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The Minister for Transport (Mr. John Spellar): On the west midlands to east midlands multi-modal study, there has been recent public consultation across the corridor on the emerging strategy, and the consultants will be working towards option identification over the coming months. The final report for the study is due in April 2003.
The final report for the Ml multi-modal study has just been published by the consultants, W. S. Atkins, and copies will be placed in the Library of the House. The East Midlands Regional Local Government Association will be carrying out consultation on the report before presenting advice to Ministers later in the year. The Government will give very careful consideration to the report and the views of the region before reaching their conclusions.
Mr. Todd: May I commend the methodology employed in the studies, which has been innovative, and specifically some of the schemes that affect my area? The National Forest line featured in discussion of the M1 study and will feature in the west midlands to east midlands study, and it certainly deserves further support. The opening of the Donington loop from Willington to Nottingham will significantly improve east-west links. However, there have been shortcomings in the process of resolving the issues regarding the parkway station south of Derby, which would improve the access of Midland Mainline customers to London. There have been obstructions that the Strategic Rail Authority could assist in overcoming.
Mr. Spellar: I thank my hon. Friend for his observations and suggestions, which he has made not only today but on previous occasions. He is rightly representing the views of his constituents. It would be a little imprudent for me to be seen to endorse any particular suggestions before the examination by the East Midlands Regional Local Government Association. However, I will take serious note of them.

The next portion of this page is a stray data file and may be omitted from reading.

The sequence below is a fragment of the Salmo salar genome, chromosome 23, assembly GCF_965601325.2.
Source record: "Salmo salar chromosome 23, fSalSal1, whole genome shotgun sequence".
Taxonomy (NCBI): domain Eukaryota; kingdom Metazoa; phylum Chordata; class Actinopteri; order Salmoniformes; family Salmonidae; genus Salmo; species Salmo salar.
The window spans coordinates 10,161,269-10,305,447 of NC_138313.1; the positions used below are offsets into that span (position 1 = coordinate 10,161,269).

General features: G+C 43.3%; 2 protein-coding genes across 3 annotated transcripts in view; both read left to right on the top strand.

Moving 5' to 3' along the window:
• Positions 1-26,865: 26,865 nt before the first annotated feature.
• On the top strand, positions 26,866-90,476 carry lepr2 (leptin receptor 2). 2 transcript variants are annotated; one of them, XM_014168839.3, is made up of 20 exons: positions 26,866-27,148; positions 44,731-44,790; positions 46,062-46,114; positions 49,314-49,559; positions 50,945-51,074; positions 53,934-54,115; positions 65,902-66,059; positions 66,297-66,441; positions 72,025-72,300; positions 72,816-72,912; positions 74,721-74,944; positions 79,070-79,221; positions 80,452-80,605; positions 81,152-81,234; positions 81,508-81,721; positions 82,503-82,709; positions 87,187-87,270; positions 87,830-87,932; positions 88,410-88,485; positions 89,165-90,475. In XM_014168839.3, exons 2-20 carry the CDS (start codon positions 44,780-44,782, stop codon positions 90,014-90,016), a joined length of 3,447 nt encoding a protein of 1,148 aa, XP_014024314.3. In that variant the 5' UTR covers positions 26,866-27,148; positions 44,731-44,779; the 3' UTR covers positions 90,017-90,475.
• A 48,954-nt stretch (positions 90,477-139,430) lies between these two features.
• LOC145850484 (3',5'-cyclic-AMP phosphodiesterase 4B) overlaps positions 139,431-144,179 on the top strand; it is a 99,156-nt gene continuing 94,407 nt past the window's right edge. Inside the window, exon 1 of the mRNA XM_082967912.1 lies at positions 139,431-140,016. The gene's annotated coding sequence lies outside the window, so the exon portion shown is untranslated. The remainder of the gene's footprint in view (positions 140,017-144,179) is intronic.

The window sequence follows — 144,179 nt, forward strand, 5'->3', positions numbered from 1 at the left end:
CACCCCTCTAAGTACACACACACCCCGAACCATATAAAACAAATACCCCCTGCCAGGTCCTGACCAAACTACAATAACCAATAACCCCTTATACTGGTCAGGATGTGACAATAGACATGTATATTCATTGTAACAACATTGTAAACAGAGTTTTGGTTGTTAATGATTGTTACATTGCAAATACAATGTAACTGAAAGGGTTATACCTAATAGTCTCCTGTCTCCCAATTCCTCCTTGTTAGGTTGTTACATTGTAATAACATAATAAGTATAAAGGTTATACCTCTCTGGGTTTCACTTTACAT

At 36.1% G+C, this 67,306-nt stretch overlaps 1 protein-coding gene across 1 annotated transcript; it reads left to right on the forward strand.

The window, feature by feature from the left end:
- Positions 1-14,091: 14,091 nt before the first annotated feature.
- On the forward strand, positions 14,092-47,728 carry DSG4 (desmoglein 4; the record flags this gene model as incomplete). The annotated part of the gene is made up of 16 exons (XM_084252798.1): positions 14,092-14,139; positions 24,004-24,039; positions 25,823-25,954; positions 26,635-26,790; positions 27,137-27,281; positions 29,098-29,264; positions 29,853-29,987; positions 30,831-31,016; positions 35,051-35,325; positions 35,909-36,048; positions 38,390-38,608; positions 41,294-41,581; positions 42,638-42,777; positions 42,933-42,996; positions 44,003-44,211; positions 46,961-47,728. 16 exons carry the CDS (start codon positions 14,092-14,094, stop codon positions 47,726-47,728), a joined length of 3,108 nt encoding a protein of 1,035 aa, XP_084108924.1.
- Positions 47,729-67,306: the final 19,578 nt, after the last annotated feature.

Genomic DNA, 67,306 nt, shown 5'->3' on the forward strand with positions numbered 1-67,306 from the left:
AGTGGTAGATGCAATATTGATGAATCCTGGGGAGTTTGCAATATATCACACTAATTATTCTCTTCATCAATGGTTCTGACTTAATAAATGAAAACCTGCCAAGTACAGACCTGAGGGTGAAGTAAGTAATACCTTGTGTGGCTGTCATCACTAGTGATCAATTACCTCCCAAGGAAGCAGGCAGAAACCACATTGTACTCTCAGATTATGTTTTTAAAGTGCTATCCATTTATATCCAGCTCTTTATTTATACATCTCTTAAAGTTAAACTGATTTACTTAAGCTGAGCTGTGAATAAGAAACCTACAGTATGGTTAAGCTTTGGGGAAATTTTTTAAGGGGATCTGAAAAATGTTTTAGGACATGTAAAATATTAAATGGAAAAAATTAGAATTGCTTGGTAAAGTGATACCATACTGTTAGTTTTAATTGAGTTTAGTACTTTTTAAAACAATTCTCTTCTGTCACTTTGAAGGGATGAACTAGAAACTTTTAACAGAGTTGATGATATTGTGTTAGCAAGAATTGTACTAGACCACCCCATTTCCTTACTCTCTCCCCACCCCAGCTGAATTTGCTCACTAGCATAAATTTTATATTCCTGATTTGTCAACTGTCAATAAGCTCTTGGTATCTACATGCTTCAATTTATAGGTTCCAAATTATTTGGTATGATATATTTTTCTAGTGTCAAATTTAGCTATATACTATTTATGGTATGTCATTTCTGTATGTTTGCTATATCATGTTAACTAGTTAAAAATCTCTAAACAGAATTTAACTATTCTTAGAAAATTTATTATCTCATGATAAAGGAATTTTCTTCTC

Mr. Tam Dalyell (Linlithgow): On a point of order, Mr. Speaker. Have you had a request from the Foreign Office or the Ministry of Defence to make a statement on what Klaus-Peter Klaiber, the European Union's envoy in Afghanistan, has said about prison camps? He told Agence France-Presse that
The recent tragic case of Victoria Climbié has demonstrated that there is an urgent need to strengthen the current child protection system in this country. The huge cross-party support for the early-day motion on an end to child cruelty that stands in the name of my hon. Friend the Member for Stourbridge (Ms Shipley) is a reflection of the House's determination to move child protection into a new era. The Bill seeks to do just that.
The Children Act 1989 and the Department of Health guidance that accompanied it set out the basis for a system whereby all the main agencies involved in child protection, ranging from local authority social services to the local NSPCC, should work together to protect children in a defined local area. The mechanism to carry out such a multi-agency approach is the area child protection committee, or ACPC. In theory, it should ensure that the different agencies co-operate effectively. The committee should use the combined knowledge and expertise of professionals to set appropriate procedures and protocols to identify and protect every child at risk from abuse.
In some instances, where authorities such as my own in Sandwell have the commitment and a culture of partnership working, the committees have worked well. However, research carried out by Christine Hallet, professor of social policy at Stirling university, and the NSPCC has shown that the situation is not uniform throughout the country. There is a huge gulf between theory and practice in different areas.